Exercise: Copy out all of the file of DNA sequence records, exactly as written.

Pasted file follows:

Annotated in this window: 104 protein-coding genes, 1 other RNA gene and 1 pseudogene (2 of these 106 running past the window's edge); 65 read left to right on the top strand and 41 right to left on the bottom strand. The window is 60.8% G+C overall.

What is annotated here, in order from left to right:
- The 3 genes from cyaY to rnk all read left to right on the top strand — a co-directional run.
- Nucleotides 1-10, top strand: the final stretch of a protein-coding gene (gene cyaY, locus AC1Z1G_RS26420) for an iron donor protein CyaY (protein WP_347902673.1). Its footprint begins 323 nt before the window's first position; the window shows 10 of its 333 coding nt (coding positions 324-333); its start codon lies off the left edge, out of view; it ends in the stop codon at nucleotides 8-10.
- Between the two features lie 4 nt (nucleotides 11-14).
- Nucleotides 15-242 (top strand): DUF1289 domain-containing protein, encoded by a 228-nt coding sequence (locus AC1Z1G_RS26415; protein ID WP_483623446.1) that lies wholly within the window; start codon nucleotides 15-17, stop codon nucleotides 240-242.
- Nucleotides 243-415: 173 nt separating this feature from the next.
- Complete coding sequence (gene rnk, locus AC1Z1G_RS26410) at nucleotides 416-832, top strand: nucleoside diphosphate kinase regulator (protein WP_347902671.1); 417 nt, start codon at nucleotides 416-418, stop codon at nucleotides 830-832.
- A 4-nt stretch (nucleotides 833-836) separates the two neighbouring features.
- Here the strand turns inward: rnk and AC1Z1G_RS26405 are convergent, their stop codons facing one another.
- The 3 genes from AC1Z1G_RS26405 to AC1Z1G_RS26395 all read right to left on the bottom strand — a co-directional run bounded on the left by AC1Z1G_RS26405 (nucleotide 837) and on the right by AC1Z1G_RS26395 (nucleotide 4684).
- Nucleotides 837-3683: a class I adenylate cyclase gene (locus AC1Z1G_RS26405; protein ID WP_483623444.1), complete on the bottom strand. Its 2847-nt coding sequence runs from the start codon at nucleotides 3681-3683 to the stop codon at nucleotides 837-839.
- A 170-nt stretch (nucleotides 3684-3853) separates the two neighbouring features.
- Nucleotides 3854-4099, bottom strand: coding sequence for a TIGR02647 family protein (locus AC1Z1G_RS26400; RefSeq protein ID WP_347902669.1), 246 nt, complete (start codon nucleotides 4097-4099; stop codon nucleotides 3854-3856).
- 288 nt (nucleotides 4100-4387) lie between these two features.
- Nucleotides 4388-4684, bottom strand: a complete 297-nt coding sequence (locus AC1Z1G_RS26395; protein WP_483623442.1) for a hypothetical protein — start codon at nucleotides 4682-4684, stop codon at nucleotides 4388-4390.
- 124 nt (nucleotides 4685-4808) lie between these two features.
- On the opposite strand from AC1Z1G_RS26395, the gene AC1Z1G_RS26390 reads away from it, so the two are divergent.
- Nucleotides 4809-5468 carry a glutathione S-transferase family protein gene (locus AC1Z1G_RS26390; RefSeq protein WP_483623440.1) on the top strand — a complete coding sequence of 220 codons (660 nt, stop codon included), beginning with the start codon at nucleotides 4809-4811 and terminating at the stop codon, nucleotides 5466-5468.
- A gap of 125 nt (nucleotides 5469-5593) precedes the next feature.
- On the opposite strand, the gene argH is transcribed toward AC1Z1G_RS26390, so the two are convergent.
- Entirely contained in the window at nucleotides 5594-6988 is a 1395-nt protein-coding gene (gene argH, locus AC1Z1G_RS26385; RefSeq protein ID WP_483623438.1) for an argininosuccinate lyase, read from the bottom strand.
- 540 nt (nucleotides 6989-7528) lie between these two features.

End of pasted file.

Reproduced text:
Annotated in this window: 104 protein-coding genes, 1 other RNA gene and 1 pseudogene (2 of these 106 running past the window's edge); 65 read left to right on the top strand and 41 right to left on the bottom strand. The window is 60.8% G+C overall.

What is annotated here, in order from left to right:
- The 3 genes from cyaY to rnk all read left to right on the top strand — a co-directional run.
- Nucleotides 1-10, top strand: the final stretch of a protein-coding gene (gene cyaY, locus AC1Z1G_RS26420) for an iron donor protein CyaY (protein WP_347902673.1). Its footprint begins 323 nt before the window's first position; the window shows 10 of its 333 coding nt (coding positions 324-333); its start codon lies off the left edge, out of view; it ends in the stop codon at nucleotides 8-10.
- Between the two features lie 4 nt (nucleotides 11-14).
- Nucleotides 15-242 (top strand): DUF1289 domain-containing protein, encoded by a 228-nt coding sequence (locus AC1Z1G_RS26415; protein ID WP_483623446.1) that lies wholly within the window; start codon nucleotides 15-17, stop codon nucleotides 240-242.
- Nucleotides 243-415: 173 nt separating this feature from the next.
- Complete coding sequence (gene rnk, locus AC1Z1G_RS26410) at nucleotides 416-832, top strand: nucleoside diphosphate kinase regulator (protein WP_347902671.1); 417 nt, start codon at nucleotides 416-418, stop codon at nucleotides 830-832.
- A 4-nt stretch (nucleotides 833-836) separates the two neighbouring features.
- Here the strand turns inward: rnk and AC1Z1G_RS26405 are convergent, their stop codons facing one another.
- The 3 genes from AC1Z1G_RS26405 to AC1Z1G_RS26395 all read right to left on the bottom strand — a co-directional run bounded on the left by AC1Z1G_RS26405 (nucleotide 837) and on the right by AC1Z1G_RS26395 (nucleotide 4684).
- Nucleotides 837-3683: a class I adenylate cyclase gene (locus AC1Z1G_RS26405; protein ID WP_483623444.1), complete on the bottom strand. Its 2847-nt coding sequence runs from the start codon at nucleotides 3681-3683 to the stop codon at nucleotides 837-839.
- A 170-nt stretch (nucleotides 3684-3853) separates the two neighbouring features.
- Nucleotides 3854-4099, bottom strand: coding sequence for a TIGR02647 family protein (locus AC1Z1G_RS26400; RefSeq protein ID WP_347902669.1), 246 nt, complete (start codon nucleotides 4097-4099; stop codon nucleotides 3854-3856).
- 288 nt (nucleotides 4100-4387) lie between these two features.
- Nucleotides 4388-4684, bottom strand: a complete 297-nt coding sequence (locus AC1Z1G_RS26395; protein WP_483623442.1) for a hypothetical protein — start codon at nucleotides 4682-4684, stop codon at nucleotides 4388-4390.
- 124 nt (nucleotides 4685-4808) lie between these two features.
- On the opposite strand from AC1Z1G_RS26395, the gene AC1Z1G_RS26390 reads away from it, so the two are divergent.
- Nucleotides 4809-5468 carry a glutathione S-transferase family protein gene (locus AC1Z1G_RS26390; RefSeq protein WP_483623440.1) on the top strand — a complete coding sequence of 220 codons (660 nt, stop codon included), beginning with the start codon at nucleotides 4809-4811 and terminating at the stop codon, nucleotides 5466-5468.
- A gap of 125 nt (nucleotides 5469-5593) precedes the next feature.
- On the opposite strand, the gene argH is transcribed toward AC1Z1G_RS26390, so the two are convergent.
- Entirely contained in the window at nucleotides 5594-6988 is a 1395-nt protein-coding gene (gene argH, locus AC1Z1G_RS26385; RefSeq protein ID WP_483623438.1) for an argininosuccinate lyase, read from the bottom strand.
- 540 nt (nucleotides 6989-7528) lie between these two features.